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Far from the “Easy Way Out”: Early Psychological Complications of Bariatric Surgery

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March #OBSM Chat

Far from the “Easy Way Out”: Early Psychological Complications of Bariatric Surgery

By Kasey P.S. Goodpaster, Ph.D.

Research has consistently demonstrated that bariatric surgery is the most durable and effective treatment for obesity, bringing about improvement in health problems including diabetes, high blood pressure, sleep apnea, and many other conditions, and in turn drastically improving quality of life. Feeling physically satisfied with less food can be a tremendous relief for individuals who have felt as if they were battling their bodies through countless weight loss attempts over their lifetime with only minimal long-term success.

 

While one might assume that weight loss, improved health, and increased quality of life would improve mood, a minority of patients experience serious psychological complications including depression (White et al., 2015), suicidal thoughts (Castaneda, Popov, Wander, & Thompson, 2019), and alcohol abuse (King et al., 2017), particularly after the “honeymoon period” (1-2 years) following surgery has passed. Research suggests that worsening mood after surgery may be due in part to more psychological concerns before surgery (Kalarchian et al., 2007; Mitchell et al., 2012), unrealistic expectations about weight loss and the changes it would bring about, different absorption of psychiatric medication after surgery (Roerig & Steffen, 2015), and other factors, many yet to be fully understood. Less is known about other psychological challenges that may occur earlier in the adjustment period after surgery. This #obsm chat will focus on psychological complications that may affect patients within the first few months post-surgery: grieving the loss of food, fear of weight regain, and relationship changes.

 

Grieving the Loss of Food

 

We eat for many reasons: Physical hunger, to soothe negative emotions, to celebrate, to connect socially, and simply because food tastes good. Patients who have undergone bariatric surgery sometimes describe a grieving process as they let go of the role food played in their lives. In one recent study of psychological complications between one and three months after surgery, approximately 5% of patients endorsed this grieving process (Heinberg et al., 2017). Those who felt out of control of their eating prior to surgery may feel disappointed if that feeling persists after surgery. Similar to mourning the loss of a loved one, grieving the loss of food may involve moving through stages of denial, anger, depression, bargaining, and acceptance, not always in a cyclical manner (see Kübler-Ross, 1969).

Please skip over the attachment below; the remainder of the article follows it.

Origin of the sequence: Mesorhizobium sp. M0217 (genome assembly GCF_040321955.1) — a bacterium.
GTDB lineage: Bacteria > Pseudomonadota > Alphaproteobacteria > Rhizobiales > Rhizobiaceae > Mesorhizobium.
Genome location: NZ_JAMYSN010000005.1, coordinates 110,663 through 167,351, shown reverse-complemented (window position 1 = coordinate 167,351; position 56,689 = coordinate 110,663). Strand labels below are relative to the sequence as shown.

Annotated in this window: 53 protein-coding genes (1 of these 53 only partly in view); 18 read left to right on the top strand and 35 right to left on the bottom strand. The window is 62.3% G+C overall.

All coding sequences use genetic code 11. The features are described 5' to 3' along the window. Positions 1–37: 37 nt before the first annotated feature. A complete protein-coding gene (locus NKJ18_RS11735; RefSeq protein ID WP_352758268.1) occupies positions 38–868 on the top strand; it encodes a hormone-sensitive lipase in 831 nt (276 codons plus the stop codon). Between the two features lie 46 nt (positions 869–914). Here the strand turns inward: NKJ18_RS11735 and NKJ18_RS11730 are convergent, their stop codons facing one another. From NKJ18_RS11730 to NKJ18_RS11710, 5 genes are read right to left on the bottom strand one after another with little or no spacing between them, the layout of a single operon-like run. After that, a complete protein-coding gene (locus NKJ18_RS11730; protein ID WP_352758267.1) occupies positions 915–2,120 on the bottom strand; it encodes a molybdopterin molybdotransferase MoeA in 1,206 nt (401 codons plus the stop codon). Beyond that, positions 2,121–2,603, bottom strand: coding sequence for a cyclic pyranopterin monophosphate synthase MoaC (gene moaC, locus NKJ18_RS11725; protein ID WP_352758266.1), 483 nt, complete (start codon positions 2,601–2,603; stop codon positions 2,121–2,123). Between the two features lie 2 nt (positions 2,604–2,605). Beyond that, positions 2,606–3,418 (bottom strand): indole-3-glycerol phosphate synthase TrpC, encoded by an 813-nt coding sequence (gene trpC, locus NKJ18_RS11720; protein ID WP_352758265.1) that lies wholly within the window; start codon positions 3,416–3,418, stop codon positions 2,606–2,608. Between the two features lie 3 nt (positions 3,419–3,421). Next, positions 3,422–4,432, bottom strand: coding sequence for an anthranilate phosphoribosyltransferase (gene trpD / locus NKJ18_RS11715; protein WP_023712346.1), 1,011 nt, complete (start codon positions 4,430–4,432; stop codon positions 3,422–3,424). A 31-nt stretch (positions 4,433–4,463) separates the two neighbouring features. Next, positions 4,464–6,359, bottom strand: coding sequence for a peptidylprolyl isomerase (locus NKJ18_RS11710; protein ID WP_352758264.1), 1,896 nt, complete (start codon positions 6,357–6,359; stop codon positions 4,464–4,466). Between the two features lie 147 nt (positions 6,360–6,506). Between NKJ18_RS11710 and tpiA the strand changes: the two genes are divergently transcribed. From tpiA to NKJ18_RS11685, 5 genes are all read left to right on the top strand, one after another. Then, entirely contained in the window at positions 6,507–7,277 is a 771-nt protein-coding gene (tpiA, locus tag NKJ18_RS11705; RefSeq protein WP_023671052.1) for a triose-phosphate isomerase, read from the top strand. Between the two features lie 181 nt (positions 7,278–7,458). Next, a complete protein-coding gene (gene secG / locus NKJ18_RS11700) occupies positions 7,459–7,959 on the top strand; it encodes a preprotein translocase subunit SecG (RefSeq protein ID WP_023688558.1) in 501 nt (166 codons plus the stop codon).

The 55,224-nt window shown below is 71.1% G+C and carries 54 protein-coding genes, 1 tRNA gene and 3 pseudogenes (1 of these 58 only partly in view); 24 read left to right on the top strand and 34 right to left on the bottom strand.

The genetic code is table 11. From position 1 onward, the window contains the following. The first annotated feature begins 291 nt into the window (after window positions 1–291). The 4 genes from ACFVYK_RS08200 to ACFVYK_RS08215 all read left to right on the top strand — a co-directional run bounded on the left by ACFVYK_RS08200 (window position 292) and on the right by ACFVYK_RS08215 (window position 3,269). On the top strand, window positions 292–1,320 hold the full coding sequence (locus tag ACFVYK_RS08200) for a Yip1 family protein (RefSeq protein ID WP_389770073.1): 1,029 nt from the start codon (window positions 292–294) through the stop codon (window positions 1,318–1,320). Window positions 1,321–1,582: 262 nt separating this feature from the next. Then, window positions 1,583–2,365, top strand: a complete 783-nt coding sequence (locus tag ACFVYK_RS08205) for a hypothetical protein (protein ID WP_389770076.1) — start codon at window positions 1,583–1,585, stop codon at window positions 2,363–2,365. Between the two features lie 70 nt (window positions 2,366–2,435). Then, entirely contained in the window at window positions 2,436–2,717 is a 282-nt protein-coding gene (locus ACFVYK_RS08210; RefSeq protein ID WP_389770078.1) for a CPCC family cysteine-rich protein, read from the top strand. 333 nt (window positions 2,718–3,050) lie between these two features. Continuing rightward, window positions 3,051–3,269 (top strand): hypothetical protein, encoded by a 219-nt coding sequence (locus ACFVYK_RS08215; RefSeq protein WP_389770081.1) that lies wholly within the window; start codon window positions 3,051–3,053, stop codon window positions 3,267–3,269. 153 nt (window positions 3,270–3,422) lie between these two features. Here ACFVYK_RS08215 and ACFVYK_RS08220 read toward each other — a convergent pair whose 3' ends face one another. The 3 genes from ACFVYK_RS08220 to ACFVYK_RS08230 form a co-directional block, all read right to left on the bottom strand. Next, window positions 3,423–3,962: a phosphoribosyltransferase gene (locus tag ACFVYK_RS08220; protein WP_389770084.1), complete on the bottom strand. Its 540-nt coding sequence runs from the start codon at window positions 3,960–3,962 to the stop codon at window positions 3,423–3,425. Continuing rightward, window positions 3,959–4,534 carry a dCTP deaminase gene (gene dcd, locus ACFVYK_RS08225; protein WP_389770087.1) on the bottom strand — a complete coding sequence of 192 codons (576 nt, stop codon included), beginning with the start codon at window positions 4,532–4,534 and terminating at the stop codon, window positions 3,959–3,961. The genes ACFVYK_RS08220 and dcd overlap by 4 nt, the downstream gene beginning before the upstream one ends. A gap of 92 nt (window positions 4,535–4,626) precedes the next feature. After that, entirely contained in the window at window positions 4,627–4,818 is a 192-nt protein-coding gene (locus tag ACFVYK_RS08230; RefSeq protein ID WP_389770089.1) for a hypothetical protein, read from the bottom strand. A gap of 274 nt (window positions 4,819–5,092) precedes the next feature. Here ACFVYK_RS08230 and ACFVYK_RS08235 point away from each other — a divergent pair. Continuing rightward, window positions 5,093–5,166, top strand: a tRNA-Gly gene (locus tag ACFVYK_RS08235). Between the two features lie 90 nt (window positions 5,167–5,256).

Caption: The Kübler-Ross model of the 5 stages of grief.

Fear of Weight Regain

By the time patients decide to pursue bariatric surgery, they have tried an average of 15 diets, with only short-term success and ultimately continued weight gain (Gibbons et al., 2006). Bariatric surgery can then seem like a “last resort,” and the pressure for the surgery to “work” is sky high. This pressure may be compounded by perceived or actual judgment from others who view surgery as “the easy way out.” Patients may face scrutiny about how much they lost, how they lost it, what they are eating, and if they are going to regain. Further, weight loss plateaus, a normal part of a more step-wise weight loss progression, can be reminders of the frustrating rollercoaster of weight loss and regain on diets and may lead to alarm or discouragement.

 

In contrast to grieving the loss of food, fear of weight regain increases over time (14.3% at one month, 20.7% at three months post op; Heinberg et al., 2017). Incidentally, while some mild anxiety may increase motivation for continued healthy eating habits, more severe symptoms may be counterproductive. Thus, it is key to help patients break down negative thought patterns and remember that, in comparison to diets, bariatric surgery is much more likely to bring about the long-term outcomes they desire.

Caption: The Yerkes-Dodson law of arousal (anxiety) and performance.

Relationship Changes